Cuban Writer: Reinaldo Arenas

1499 WordsJun 24, 20186 Pages
During an interview in 1983, printed in the New Yorker just last year, Reinaldo Arenas was asked, “Does a writer have a duty to himself and to society?” Arenas replies that it is indeed the job of the writer to write their best, but defines that as “when a writer writes, he’s always referring to a social and historical context.” Arenas was a Cuban writer, exiled for being openly homosexual and rebelling against the Cuban government through his written works. He was also very autobiographical in his work, and as it would appear in his New Yorker interview, this is where his passion and writing flourished. Reinaldo Arenas used his own marginalized voice as openly homosexual man in Cuba and commentary on Castro’s regime to challenge the…show more content…
Castro’s revolution placed the utmost importance on the society and called for a surrender of the individual. By 1965, Castro created UMAP camps (Military Units to Assist Production), which were agricultural labor camps operated by the Cuban government. The camp’s inmates consisted of gay men and any other “counterrevolutionary” kind of people. It was in one of these camps where Arenas placed his fictional character, Arturo, in his story “The Brightest Star.” This is a fictional story of Arturo’s experience in one of these labor camps. Arenas’ motivation for writing is very apparent in this work as he, as opposed to the Cuban regime, is in full support of the individual and their right to express themselves even in a very oppressed state, in this specific case a labor camp. Arturo is a dreamer and uses his writing to create and alternative world to rise above the real world oppression. When Arturo was first selected to be taken to the camp, Arenas employs the use of gay stereotypes by the officials in choosing who to arrest, “young men being carried out these days under the absurd pretext that one young mans hair was too long, or that another wore clothes of a certain cut or (most fatal) exhibited certain telling traits, had certain ‘mannerisms’” (65). The guards in the labor camp, as most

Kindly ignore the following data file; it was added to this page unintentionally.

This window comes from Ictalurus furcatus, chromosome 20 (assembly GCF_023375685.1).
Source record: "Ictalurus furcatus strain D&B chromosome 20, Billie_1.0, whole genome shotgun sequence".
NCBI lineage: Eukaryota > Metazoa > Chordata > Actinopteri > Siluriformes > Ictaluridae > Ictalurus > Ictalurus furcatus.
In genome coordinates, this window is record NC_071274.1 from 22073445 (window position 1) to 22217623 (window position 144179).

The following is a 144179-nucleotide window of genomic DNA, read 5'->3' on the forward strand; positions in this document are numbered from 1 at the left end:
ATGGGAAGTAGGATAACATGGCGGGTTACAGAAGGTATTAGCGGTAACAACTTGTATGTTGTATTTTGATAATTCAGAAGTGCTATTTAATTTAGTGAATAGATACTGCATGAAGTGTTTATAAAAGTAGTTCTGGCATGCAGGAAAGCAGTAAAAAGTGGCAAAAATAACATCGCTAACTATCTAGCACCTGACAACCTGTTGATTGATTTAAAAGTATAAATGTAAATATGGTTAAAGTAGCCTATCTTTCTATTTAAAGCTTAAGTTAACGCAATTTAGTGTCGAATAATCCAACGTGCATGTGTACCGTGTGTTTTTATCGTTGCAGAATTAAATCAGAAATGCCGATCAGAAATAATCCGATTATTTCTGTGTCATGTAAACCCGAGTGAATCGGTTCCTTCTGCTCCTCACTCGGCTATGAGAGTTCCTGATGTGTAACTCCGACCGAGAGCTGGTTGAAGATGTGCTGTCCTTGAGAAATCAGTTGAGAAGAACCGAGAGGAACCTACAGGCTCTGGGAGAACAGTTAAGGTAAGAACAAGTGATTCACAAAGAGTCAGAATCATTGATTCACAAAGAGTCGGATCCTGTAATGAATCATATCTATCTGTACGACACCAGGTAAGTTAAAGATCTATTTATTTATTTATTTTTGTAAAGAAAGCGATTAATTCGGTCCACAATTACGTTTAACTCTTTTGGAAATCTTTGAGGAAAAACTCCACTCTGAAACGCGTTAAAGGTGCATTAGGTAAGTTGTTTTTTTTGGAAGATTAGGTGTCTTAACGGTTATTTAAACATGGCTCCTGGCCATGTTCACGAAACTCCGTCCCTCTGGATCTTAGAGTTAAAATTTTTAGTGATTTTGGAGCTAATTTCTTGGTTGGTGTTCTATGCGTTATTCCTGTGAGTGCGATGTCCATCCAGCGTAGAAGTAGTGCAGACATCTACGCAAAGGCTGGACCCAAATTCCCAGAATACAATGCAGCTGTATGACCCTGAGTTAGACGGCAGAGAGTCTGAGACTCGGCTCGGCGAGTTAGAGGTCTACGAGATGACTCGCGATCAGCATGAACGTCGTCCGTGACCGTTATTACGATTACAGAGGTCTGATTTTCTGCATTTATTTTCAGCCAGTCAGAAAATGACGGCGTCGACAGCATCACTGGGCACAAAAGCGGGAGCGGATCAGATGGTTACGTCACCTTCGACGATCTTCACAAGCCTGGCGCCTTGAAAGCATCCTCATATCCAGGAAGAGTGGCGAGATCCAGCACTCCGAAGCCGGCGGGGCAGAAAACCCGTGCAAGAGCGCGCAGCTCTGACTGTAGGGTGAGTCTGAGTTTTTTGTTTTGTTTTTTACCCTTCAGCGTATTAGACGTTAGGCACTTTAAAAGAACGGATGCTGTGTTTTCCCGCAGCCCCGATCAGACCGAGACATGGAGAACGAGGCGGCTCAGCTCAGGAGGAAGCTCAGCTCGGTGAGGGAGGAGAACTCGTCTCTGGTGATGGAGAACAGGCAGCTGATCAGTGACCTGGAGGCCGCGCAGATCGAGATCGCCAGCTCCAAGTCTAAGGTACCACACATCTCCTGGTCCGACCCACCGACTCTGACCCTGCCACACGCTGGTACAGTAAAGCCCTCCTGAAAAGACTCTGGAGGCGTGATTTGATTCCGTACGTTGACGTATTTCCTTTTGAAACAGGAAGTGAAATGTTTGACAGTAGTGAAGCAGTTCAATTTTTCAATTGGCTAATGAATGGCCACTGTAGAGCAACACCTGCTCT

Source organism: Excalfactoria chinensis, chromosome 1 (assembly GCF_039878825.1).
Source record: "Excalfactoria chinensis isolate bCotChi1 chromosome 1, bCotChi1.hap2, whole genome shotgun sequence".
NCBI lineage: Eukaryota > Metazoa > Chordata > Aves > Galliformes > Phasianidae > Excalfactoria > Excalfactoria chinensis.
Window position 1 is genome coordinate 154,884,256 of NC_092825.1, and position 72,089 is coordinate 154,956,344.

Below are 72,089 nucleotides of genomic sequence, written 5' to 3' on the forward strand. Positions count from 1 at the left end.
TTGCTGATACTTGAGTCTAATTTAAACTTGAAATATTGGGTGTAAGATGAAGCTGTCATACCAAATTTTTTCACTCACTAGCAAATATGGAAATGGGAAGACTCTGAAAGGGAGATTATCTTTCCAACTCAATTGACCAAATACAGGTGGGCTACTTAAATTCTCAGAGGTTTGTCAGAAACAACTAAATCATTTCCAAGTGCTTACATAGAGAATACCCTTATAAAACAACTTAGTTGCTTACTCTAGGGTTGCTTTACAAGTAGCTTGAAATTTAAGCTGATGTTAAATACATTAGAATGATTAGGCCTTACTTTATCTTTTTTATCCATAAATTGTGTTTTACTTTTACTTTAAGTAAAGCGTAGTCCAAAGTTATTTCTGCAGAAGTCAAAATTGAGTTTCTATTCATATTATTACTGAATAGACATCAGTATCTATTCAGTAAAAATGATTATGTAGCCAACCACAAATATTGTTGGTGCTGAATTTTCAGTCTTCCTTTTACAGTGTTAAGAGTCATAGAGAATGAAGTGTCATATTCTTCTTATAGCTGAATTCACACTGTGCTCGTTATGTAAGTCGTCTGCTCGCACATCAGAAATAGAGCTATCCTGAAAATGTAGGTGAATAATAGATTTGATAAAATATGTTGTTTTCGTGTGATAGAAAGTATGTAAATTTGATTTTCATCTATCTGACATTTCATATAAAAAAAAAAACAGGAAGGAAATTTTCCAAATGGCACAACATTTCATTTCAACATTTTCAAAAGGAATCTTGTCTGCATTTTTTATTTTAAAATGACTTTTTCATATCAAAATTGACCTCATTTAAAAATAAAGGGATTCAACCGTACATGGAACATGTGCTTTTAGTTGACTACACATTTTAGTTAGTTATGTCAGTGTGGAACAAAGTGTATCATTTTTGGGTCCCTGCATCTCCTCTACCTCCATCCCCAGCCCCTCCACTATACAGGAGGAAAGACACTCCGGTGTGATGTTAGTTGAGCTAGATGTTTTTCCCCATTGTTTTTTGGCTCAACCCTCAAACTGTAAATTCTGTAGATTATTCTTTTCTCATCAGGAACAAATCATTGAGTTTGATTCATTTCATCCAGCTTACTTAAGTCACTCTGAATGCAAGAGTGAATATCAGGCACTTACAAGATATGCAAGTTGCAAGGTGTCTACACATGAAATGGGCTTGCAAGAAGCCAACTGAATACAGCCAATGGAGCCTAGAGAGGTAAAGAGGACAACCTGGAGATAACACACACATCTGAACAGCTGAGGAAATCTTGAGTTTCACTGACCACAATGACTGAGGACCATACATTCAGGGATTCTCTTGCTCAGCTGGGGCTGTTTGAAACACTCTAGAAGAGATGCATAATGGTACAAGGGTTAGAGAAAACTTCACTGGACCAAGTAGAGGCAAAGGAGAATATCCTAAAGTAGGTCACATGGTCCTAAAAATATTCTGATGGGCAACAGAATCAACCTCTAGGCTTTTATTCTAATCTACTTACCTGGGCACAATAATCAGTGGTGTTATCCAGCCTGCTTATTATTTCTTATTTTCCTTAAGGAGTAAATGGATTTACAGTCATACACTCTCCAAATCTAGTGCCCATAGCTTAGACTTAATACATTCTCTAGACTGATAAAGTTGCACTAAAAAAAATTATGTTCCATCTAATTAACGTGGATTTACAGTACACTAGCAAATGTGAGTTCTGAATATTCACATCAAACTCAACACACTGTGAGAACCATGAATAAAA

More about Cuban Writer: Reinaldo Arenas

Open Document